Crimes on Cruise Ships Believed to Be Underreported
More national attention has been brought to crimes that occur during cruise ship voyages after a senate committee released its findings that a small percentage of crimes aboard cruise ships are actually reported. Only 31 of 959 incidents reported since 2011 to the FBI were publicly disclosed on the Coast Guard website. On top of that, those were only the cases that were no longer under investigation. Cruise ship owners are only required to report certain types of crimes, including homicide, disappearance of a U.S. National, kidnapping, or suspicious death. Cruise ship companies have reported 130 of these incidents to the FBI since 2011.
Members of the U.S. Senate have called for stricter reporting guidelines. Three of the major cruise ship companies have offered to report all alleged incidents to increase transparency. Companies will post a list of all reported incidents dating back to 2010 on their websites beginning August 1st. This includes all cases, regardless of whether they are open or closed.
A congressman highlighted one of the major flaws in the current reporting system. He pointed out that at sea you are unable to call 911 if you become the victim of a theft or assault. The only recourse available is to report the incident to security officers onboard the ship, who are also employees of the cruise line. This reveals the potential for the natural conflict of interest to stand in the way of a thorough investigation and reporting of the incident to authorities outside of the cruise line.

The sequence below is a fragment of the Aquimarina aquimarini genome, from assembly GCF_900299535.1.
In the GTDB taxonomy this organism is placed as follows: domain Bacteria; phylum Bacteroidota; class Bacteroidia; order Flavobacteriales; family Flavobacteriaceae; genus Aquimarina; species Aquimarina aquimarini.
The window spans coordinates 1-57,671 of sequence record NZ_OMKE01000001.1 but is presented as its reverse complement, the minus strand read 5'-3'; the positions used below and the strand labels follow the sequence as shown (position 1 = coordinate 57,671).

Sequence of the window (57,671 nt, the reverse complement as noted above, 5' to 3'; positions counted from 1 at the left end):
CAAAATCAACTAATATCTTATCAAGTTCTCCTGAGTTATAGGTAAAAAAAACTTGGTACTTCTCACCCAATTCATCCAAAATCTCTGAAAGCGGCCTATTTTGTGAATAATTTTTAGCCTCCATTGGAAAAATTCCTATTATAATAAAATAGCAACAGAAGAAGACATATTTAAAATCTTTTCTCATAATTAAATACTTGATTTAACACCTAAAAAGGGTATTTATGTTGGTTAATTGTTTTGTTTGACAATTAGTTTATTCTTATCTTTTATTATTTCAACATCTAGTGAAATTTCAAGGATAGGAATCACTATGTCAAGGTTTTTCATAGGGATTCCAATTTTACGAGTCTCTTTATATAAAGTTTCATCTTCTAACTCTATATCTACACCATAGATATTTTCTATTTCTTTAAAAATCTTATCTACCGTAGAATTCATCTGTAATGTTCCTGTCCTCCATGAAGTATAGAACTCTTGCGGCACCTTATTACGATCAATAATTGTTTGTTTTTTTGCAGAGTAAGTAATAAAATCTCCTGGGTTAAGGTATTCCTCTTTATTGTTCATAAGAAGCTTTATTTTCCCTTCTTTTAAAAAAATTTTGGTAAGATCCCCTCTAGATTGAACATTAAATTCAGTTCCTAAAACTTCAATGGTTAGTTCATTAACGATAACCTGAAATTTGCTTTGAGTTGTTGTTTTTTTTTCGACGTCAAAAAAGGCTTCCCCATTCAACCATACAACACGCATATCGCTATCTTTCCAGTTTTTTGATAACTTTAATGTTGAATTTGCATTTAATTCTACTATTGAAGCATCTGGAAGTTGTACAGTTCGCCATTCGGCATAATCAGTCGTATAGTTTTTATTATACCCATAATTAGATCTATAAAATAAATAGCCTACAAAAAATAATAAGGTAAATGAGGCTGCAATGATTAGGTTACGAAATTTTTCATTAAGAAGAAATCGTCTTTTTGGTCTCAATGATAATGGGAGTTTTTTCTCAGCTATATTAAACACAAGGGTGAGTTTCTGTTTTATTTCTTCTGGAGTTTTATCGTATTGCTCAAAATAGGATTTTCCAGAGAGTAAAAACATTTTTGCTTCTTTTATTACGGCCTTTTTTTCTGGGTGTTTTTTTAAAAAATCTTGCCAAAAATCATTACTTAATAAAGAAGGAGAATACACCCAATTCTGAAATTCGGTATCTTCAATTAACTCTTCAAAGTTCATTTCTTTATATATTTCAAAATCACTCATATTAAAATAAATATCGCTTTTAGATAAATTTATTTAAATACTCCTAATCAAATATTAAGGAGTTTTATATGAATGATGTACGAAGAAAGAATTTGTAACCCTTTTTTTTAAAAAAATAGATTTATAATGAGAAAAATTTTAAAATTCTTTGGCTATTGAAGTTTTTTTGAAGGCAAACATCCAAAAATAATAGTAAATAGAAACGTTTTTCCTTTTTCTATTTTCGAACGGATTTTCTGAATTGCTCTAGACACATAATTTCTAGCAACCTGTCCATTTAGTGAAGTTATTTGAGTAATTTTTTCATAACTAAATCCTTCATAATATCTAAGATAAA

Cruise lines have been under greater scrutiny after a string of incidents occurred earlier this year. In this effort of greater transparency, focus has been placed on the idea that criminal incidents are remote occurrences. Crimes on cruise ships are typically investigated by the Federal Bureau of Investigation under Section 7 of Title 18 of the United States Code, but much of whether they investigate depends on whether the victim was a U.S. National, if the ship was located within U.S. Admiralty jurisdiction, or if the crime occurred within 12 miles off the U.S. Coast.
A victim of crime may want to utilize civil remedies available under maritime law to hold cruise ship companies accountable for the injuries sustained. Cruise ships are obligated to maintain reasonably safe conditions on board the ship for passengers. If a passenger was injured because of the ship line's failure, then they can be held liable for damages, or the money it would take to make the injured party "whole" again. Examples of a cruise line's obligations include background checks on employees, maintaining safe premises onboard, and providing safe transit for day excursions.
The Washington maritime law attorneys John Merriam and Gordon Webb have over 50 years of combined experience litigating admiralty personal injury cases. They understand the financial hardships an injury can have on a family, and they work tirelessly to get you the compensation you deserve. If you have been injured and would like to speak to one of our experienced attorneys, contact our office at 877.800.1007.